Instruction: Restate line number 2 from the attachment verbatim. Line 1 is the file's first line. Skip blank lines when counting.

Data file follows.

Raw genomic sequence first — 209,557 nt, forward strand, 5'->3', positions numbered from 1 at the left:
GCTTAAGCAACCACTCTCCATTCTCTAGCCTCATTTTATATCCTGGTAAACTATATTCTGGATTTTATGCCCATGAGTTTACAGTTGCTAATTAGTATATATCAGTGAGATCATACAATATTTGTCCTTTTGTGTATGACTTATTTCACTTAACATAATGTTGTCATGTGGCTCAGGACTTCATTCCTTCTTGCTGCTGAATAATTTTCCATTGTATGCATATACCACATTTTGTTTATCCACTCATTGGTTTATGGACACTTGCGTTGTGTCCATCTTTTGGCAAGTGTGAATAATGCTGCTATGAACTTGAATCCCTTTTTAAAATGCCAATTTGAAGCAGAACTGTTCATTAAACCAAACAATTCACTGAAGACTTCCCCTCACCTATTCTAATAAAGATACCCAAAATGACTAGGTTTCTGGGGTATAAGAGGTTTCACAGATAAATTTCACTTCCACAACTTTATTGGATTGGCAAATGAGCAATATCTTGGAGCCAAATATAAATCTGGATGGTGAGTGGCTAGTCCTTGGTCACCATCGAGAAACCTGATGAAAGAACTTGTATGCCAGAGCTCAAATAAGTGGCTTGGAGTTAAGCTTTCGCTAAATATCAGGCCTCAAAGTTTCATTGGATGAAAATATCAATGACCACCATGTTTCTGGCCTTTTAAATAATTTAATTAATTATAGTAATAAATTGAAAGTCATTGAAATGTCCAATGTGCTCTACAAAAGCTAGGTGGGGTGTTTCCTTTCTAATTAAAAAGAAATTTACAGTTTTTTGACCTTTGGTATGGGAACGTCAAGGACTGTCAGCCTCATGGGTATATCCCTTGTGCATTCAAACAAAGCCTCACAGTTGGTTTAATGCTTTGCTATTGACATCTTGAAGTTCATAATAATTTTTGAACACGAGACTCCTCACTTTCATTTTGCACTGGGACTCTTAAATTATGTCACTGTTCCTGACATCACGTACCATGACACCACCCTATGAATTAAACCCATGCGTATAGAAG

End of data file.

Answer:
GCTTAAGCAACCACTCTCCATTCTCTAGCCTCATTTTATATCCTGGTAAACTATATTCTGGATTTTATGCCCATGAGTTTACAGTTGCTAATTAGTATATATCAGTGAGATCATACAATATTTGTCCTTTTGTGTATGACTTATTTCACTTAACATAATGTTGTCATGTGGCTCAGGACTTCATTCCTTCTTGCTGCTGAATAATTTTCCATTGTATGCATATACCACATTTTGTTTATCCACTCATTGGTTTATGGACACTTGCGTTGTGTCCATCTTTTGGCAAGTGTGAATAATGCTGCTATGAACTTGAATCCCTTTTTAAAATGCCAATTTGAAGCAGAACTGTTCATTAAACCAAACAATTCACTGAAGACTTCCCCTCACCTATTCTAATAAAGATACCCAAAATGACTAGGTTTCTGGGGTATAAGAGGTTTCACAGATAAATTTCACTTCCACAACTTTATTGGATTGGCAAATGAGCAATATCTTGGAGCCAAATATAAATCTGGATGGTGAGTGGCTAGTCCTTGGTCACCATCGAGAAACCTGATGAAAGAACTTGTATGCCAGAGCTCAAATAAGTGGCTTGGAGTTAAGCTTTCGCTAAATATCAGGCCTCAAAGTTTCATTGGATGAAAATATCAATGACCACCATGTTTCTGGCCTTTTAAATAATTTAATTAATTATAGTAATAAATTGAAAGTCATTGAAATGTCCAATGTGCTCTACAAAAGCTAGGTGGGGTGTTTCCTTTCTAATTAAAAAGAAATTTACAGTTTTTTGACCTTTGGTATGGGAACGTCAAGGACTGTCAGCCTCATGGGTATATCCCTTGTGCATTCAAACAAAGCCTCACAGTTGGTTTAATGCTTTGCTATTGACATCTTGAAGTTCATAATAATTTTTGAACACGAGACTCCTCACTTTCATTTTGCACTGGGACTCTTAAATTATGTCACTGTTCCTGACATCACGTACCATGACACCACCCTATGAATTAAACCCATGCGTATAGAAG